Syracuse University Magazine

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SU MakerSpace manager John Mangicaro holds a 3D graph prototype he created for a student who is visually impaired. Photo by Steve Sartori

“Here people collaborate with others from different disciplines, people they would not normally work with.” —John Mangicaro



MakerSpace Magic: 3D Printing Helps Students

Maxwell professor Jerry Evensky G’82, G’84 knew before classes started last fall he would have a student who is visually impaired and would need assistance in his course Economics Ideas and Issues. So in June 2016, Evensky reached out to John Mangicaro, manager of the SU MakerSpace, Information Technology Services’ public digital fabrication lab. “John, I hear you do magic in the MakerSpace,” Evensky told Mangicaro. “I’ve got an idea, and I want to see if it’s something you’d help me with.” His course featured graphs with intersecting trend lines, and he hoped that MakerSpace would have a solution to help his student effectively grasp the concepts and visualize the graphs and trends. 

The SU MakerSpace, in Kimmel Hall, offers 3D printers and CNC (computer numerical control) machines, including a laser cutter, commercial-grade embroidery machine, vinyl cutter, router, lathe, fourth-axis mill, wire bender, and more—creating endless fabrication possibilities. “3D is a different concept and method of building,” Mangicaro says. “At first, most people have no idea what they can do here. They don’t even know what the possibilities are.” 

Evensky sent Mangicaro every textbook chapter from the course. Mangicaro extracted the graph images, simplified them, and added details so that, once 3D printed, the student would be able to correctly orient the graph, and feel its axis lines and data plots. “I experimented until Jerry was satisfied,” Mangicaro says. The 3D graphs worked so well the student used them in class while taking exams. “The 3D printing was such a valuable asset,” Evensky says. “The student would study the graphs by touch; it was a huge accomplishment.”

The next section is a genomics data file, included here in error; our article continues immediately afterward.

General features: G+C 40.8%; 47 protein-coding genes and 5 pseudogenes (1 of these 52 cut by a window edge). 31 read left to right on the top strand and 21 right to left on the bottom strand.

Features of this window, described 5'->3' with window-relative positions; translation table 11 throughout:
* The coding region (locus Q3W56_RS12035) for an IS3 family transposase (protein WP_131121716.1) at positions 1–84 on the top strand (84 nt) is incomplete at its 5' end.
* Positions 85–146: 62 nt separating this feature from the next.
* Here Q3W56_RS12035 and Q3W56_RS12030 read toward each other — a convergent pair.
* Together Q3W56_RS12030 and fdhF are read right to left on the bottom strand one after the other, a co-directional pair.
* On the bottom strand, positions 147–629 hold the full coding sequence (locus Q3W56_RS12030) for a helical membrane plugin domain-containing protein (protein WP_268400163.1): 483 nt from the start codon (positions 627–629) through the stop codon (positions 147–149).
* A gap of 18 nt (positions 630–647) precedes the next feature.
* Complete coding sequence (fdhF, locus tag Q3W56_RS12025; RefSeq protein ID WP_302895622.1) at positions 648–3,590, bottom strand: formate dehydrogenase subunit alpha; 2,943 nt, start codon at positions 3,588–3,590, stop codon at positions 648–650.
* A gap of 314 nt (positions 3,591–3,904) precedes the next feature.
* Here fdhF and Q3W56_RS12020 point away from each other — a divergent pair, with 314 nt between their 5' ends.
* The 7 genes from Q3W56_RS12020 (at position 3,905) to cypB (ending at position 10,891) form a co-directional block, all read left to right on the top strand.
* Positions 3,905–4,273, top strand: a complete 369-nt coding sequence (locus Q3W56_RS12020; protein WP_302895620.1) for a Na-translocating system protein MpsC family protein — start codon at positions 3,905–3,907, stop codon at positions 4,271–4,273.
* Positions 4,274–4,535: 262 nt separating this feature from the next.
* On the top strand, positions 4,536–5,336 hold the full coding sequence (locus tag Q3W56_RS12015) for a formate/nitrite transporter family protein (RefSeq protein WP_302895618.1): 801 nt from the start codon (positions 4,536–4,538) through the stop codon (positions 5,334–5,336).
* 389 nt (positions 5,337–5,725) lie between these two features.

Although the 3D graphs were useful, another factor in the student’s success was working with his tutor and the course’s teaching assistant, Cassandra Kramp ’18, a Whitman School of Management student and student employee of the Office of Disability Services. Like Evensky, Kramp says at first she found it challenging to accommodate the student’s needs, but soon saw the 3D graphs as a superb solution. “I had to change my mindset to communicate effectively with the student because the course is so graph-heavy,” Kramp says. “Once we taught ourselves how to use the 3D graphs, it was very rewarding to see him understand the material as well as anyone else in the class.” 

The process wasn’t always smooth, though. “John understood what I was trying to do and he was patient with me,” Evensky says. In the project’s initial stages, Mangicaro provided various prototypes showing how deep he could make the ridges. It took a few tries until they settled on the best models. Mangicaro admits that’s normal in the MakerSpace. “If you’re fortunate enough, your project won’t work the first time,” Mangicaro says. “It’ll fail three or four times, and you’ll learn a whole lot more than having it work out right from the start.”

Evensky isn’t alone in his use of MakerSpace, which supports other courses and helps students from across campus. Chemistry students use the MakerSpace to create 3D molecules; School of Education students can take a course in which Mangicaro instructs how to use the models and 3D printers. “Aerospace students work on airplanes and airfoils, architecture students build façades, and engineering students make all kinds of mechanical devices,” he says. “Here people collaborate with others from different disciplines, people they would not normally work with.” 

Mangicaro works to ensure MakerSpace creates and nurtures opportunities for students and faculty alike, from any discipline. “There’s no bad idea in the MakerSpace,” he says. Gabriella Salkin